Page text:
Remote Work, Is It For You?
Wondering if remote work can really work for you? We’ve got the remote working stats for you!
So you’ve browsed the remote jobs listings on Away.Works and it all looks too good to be true? Read on to see if working from home, or from anywhere you want, is for you!
Remote work actually increases productivity.
Work form home employees and remote employers both agree that remote working leads to increased productivity. Office politics,, impromptu meetings, and distracting colleagues aren’t an issue when you work remotely. Eighty-six percent of surveyed remote workers said they preferred to work alone to “hit maximum productivity.” Add on time that would normally be lost on rush hour traffic, parking etc and you can see how the day suddenly seems to have more usable hours when you work from home!
It lowers stress and boosts morale.
Stats about remote work show that 82% of telecommuters reported lower stress levels, according to one study, and that’s a good thing not only for remote workers, but for the companies that employ them. The study by PGI, a leading provider of software services, found that 80% of workers reported higher morale when working from home, while 69% reported lower absenteeism.
It decreases employer costs.
Companies of all sizes report significant decreases in operating costs, remote work stats show. Two examples from big companies, according to a Forbes magazine report: Aetna (where some 14,500 of 35,000 employees don’t have an “in-office” desk) shed 2.7 million square feet of office space, saving $78 million. American Express reported annual savings of $10 million to $15 million thanks to its remote work options.
It often leads to greater employee engagement.
It might seem counter intuitive, but remote workers are often more engaged with colleagues and supervisors than in-office workers, Harvard Business Review concluded. The plethora of technological tools to help workers stay connected makes the difference—in fact, a separate study found that 87% of remote workers feel more connected through the use of video conferencing.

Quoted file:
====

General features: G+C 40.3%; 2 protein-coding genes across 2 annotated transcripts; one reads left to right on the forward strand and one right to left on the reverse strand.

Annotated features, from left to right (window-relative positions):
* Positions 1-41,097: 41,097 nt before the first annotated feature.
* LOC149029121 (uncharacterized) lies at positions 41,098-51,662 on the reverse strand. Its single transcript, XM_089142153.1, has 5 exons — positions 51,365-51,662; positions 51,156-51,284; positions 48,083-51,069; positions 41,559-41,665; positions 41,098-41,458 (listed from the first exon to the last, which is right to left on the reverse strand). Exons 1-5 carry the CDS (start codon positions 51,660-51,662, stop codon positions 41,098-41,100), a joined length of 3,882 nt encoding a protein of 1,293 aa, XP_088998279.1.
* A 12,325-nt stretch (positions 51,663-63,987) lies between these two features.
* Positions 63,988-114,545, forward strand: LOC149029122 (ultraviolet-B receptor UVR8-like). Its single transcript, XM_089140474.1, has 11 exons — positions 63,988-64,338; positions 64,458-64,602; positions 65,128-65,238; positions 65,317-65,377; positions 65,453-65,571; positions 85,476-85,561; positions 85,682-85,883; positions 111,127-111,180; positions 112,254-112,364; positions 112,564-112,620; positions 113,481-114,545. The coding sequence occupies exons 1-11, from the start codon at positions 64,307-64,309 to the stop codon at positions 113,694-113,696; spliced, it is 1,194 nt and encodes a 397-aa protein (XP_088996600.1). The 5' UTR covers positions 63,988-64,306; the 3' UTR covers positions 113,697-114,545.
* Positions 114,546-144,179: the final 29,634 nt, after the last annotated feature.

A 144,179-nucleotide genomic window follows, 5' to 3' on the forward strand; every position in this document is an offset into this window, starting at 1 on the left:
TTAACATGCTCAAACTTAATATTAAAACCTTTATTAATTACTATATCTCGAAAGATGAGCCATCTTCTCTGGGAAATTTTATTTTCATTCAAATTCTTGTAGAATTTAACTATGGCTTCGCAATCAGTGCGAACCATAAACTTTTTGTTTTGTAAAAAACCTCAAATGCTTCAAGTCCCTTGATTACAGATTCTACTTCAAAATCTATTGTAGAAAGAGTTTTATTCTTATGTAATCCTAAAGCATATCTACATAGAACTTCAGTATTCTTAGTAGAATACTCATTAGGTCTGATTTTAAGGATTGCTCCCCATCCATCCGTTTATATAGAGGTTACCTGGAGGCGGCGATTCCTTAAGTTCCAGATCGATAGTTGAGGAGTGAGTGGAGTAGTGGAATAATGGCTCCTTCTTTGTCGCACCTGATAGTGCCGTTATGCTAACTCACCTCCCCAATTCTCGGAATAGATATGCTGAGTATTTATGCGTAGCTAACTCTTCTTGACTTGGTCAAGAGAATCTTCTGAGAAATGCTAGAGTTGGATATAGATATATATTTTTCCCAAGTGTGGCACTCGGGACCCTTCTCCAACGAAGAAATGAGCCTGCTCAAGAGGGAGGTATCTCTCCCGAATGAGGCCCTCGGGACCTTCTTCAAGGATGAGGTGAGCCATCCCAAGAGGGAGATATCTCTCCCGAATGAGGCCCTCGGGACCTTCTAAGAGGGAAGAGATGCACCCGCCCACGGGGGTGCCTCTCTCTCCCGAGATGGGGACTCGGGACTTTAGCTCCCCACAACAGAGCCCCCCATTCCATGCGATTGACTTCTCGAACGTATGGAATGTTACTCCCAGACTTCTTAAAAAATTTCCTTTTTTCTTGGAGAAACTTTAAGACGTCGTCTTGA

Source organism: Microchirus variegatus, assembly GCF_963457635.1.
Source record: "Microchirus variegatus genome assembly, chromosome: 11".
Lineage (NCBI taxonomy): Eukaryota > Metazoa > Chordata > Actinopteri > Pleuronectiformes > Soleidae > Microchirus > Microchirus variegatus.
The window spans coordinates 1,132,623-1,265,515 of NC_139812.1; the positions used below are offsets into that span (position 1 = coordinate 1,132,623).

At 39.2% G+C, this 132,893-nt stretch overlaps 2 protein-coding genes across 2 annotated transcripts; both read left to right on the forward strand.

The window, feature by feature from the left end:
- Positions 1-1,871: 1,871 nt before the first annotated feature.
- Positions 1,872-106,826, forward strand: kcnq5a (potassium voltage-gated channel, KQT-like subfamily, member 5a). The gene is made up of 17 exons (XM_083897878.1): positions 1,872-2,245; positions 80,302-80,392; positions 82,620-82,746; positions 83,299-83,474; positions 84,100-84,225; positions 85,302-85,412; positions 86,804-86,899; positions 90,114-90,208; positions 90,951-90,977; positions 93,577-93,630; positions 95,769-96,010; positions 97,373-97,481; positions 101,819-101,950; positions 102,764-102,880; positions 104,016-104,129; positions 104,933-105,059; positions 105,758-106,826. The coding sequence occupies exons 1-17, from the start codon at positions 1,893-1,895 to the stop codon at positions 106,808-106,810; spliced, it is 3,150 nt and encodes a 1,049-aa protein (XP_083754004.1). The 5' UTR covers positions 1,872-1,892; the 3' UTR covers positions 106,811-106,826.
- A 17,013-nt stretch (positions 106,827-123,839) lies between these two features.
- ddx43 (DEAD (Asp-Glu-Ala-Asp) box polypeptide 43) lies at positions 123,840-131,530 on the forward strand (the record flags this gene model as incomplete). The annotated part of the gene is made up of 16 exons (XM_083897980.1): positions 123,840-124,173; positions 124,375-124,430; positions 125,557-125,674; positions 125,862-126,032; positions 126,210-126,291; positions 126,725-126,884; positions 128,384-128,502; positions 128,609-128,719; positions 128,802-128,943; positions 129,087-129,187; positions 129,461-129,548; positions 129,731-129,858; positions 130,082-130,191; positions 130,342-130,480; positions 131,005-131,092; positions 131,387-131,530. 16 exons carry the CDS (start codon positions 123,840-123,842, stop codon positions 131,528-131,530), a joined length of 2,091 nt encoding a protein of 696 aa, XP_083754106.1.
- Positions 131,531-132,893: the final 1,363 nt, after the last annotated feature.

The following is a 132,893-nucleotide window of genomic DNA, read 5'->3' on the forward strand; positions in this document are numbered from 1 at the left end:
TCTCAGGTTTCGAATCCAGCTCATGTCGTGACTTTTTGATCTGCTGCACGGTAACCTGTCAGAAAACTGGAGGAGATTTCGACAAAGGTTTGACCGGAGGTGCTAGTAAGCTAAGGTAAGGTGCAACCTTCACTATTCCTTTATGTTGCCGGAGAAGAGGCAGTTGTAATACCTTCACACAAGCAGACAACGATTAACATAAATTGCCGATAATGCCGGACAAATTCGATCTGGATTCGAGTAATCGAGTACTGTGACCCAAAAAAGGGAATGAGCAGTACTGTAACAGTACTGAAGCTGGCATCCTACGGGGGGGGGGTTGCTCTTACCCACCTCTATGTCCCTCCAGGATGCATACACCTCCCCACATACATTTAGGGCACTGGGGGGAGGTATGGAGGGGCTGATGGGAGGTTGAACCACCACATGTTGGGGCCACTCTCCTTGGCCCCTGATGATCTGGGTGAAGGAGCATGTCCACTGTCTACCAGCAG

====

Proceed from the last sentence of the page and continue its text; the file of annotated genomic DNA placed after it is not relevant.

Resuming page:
It positively impacts the environment.
For many employers, minimising their negative effect on the environment is a real plus in the shift toward remote work. Just think of all the car commuting wiped out by remote working alone!
It meets demands of younger workers.
A surprising 68% of job seekers who are of millennial age said the option to work remotely would greatly increase their interest in specific employers.
It’s the future of work.
Just a few short years ago, working from home may have seemed out of reach across some industries. Today more than a quarter of workers surveyed do at least some of their work from home.
It’s a global phenomenon.
Worldwide, more than 50% of people who work form home part-time said they wanted to increase their remote hours. Additionally, 60% of remote workers in the survey said that if they could, they would leave their current job for a full-time remote position at the same pay rate.
There’s a growing digital nomad population.
Over the past decade, a rising number of professionals have taken advantage of modern technology to work remotely and live a nomadic lifestyle. A forecast of employment trends by the World Economic Forum called flexible work, including virtual teams, “one of the biggest drivers of transformation” in the workplace. Working from a paradise anyone?
Employees are working remotely more often.
Americans who telecommute for work are doing so for increased amounts of time. According to a Gallup survey, the number of workers who work one day or less from home shrank from 34% to 25% between 2012 and 2016. In the same time period, the number of people working remotely four or five days a week rose from 24% to 31%. According to Gallup’s State of the American Workplace report, 43% of Americans said they spent at least some time working remotely last year, up from 39% in 2012.
Remote work may benefit your relationships.
Recent studies have shown that working from home may make your home life easier. Reasons cited included fairer division of household chores and childcare for remote working couples.
More companies are embracing distributed teams.
Companies are increasingly embracing remote employees, working in distributed teams. A survey of over 1,000 U.S. based company managers found that a continuing “skills gap” is driving the trend toward hiring more remote workers.
Hiring managers expect more full-time remote workers in the next 10 years.
In a survey of 1,000 hiring managers, 55% agree that remote work among full-time employees is much more common now, and say they expect up to 38% of their full-time workers will be working remotely within in the next decade.
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